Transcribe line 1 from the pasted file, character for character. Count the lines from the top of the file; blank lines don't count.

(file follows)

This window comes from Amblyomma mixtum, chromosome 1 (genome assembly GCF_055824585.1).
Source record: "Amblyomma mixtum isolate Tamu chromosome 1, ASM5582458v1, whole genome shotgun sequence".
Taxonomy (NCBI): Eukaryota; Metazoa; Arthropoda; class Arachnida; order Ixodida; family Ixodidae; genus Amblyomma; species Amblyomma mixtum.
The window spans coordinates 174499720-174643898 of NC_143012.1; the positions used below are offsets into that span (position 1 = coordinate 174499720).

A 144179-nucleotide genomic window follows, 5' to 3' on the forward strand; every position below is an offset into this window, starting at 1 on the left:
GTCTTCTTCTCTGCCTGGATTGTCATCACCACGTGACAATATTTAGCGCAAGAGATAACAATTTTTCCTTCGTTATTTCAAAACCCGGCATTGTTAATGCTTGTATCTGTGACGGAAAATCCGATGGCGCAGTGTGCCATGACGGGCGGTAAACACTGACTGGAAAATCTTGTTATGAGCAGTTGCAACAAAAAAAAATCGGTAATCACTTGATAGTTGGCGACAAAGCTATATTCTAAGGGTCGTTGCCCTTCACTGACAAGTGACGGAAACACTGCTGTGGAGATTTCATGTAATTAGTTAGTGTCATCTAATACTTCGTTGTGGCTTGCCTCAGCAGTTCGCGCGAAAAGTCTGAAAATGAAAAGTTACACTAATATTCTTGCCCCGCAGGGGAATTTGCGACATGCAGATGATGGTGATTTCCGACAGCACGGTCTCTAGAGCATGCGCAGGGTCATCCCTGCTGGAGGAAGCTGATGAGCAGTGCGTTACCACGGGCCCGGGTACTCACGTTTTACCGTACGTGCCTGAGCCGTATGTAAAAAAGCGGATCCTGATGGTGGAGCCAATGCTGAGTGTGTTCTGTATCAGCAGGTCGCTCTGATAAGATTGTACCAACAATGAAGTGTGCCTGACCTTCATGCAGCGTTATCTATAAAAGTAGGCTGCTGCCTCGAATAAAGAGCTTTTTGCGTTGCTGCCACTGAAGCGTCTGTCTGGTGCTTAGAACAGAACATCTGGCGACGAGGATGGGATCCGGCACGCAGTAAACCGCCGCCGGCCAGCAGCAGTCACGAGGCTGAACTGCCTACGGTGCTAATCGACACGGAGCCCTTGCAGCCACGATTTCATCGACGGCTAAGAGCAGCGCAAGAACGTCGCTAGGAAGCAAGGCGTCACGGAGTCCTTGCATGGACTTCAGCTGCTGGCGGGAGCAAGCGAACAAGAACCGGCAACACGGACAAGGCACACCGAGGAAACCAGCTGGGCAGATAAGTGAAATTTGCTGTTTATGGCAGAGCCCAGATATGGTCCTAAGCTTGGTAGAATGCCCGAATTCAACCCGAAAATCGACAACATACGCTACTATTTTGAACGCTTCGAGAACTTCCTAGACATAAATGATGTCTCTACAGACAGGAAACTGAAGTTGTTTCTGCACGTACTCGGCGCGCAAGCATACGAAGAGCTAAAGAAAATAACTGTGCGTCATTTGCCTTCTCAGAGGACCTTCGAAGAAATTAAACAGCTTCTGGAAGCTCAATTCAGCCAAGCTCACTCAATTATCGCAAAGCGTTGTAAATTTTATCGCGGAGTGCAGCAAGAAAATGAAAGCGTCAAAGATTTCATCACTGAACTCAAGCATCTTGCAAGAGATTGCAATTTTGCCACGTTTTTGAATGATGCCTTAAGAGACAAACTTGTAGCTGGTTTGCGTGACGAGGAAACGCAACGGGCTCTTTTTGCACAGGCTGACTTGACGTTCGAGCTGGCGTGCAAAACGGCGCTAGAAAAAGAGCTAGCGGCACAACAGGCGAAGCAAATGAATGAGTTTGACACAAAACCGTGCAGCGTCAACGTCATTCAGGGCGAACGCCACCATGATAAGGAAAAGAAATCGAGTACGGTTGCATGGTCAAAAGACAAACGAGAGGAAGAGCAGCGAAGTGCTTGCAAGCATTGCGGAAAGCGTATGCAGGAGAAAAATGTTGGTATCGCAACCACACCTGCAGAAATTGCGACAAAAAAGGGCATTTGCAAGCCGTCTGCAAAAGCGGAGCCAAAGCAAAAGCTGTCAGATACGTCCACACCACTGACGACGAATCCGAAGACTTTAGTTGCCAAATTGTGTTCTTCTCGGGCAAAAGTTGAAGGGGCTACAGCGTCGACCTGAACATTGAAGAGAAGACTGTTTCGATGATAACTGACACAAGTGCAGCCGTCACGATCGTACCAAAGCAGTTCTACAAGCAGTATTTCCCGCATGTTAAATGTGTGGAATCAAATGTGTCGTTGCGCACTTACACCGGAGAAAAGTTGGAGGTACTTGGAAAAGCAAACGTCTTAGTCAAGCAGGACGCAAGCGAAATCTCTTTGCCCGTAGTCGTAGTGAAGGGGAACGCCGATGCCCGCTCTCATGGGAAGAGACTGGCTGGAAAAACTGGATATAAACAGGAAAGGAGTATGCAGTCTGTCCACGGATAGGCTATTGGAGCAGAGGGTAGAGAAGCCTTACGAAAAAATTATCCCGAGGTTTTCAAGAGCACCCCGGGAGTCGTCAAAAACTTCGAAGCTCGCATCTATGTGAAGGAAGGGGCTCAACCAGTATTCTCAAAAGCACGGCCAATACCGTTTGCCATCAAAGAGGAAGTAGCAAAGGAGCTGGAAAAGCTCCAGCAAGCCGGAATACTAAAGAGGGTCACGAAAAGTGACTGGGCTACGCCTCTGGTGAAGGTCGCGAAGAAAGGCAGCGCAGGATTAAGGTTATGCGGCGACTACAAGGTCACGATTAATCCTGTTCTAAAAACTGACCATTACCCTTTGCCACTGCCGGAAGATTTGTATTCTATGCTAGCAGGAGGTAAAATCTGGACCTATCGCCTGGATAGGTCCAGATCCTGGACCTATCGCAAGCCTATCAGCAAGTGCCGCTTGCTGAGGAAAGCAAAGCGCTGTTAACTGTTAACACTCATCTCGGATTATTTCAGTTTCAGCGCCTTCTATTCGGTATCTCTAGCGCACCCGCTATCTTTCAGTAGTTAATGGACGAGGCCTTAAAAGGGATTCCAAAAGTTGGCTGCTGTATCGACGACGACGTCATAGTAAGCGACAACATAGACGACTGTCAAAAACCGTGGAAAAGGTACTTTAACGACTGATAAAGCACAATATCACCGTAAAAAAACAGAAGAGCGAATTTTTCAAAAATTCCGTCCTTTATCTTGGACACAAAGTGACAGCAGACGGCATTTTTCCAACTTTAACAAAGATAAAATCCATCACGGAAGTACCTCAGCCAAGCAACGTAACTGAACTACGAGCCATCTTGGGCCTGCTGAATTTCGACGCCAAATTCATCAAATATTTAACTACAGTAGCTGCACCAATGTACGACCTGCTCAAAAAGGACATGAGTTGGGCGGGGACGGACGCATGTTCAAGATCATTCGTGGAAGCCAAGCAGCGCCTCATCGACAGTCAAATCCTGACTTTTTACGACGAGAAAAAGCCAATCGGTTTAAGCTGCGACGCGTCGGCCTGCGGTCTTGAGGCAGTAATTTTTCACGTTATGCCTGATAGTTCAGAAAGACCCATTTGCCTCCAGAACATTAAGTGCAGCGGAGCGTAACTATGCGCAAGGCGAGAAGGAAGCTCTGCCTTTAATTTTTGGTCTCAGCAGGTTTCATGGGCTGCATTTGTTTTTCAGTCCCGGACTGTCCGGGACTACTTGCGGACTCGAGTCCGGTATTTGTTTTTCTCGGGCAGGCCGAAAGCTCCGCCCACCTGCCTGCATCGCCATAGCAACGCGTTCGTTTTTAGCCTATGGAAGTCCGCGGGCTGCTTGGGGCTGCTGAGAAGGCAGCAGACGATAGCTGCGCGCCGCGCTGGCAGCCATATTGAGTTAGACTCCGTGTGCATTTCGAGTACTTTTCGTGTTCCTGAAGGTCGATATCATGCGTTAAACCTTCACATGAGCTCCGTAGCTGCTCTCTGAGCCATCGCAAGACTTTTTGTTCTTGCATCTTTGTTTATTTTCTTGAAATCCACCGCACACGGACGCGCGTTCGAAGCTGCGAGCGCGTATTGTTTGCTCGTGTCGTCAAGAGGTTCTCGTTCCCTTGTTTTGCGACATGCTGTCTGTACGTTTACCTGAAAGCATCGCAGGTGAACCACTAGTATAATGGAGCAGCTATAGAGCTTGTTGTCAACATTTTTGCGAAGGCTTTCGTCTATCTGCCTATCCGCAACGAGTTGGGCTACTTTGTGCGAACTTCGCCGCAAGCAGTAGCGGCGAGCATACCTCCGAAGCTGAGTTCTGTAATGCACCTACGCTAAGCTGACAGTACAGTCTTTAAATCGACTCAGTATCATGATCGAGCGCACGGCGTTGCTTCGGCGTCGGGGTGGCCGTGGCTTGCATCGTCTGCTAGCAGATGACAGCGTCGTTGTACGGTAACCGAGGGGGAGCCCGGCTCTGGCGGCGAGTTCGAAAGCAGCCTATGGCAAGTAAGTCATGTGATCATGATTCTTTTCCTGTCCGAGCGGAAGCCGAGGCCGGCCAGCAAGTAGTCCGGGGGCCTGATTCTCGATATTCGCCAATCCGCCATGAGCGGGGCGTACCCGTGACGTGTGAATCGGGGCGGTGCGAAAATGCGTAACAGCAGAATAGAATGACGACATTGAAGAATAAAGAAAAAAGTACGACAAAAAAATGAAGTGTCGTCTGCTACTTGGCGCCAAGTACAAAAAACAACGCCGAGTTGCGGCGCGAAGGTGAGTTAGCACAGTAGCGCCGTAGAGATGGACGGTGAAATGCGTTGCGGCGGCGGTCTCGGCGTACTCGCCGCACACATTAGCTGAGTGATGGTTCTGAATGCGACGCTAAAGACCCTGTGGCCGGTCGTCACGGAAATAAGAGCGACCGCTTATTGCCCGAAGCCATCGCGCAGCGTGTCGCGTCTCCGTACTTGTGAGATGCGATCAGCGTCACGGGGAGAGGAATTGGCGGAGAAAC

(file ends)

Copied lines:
This window comes from Amblyomma mixtum, chromosome 1 (genome assembly GCF_055824585.1).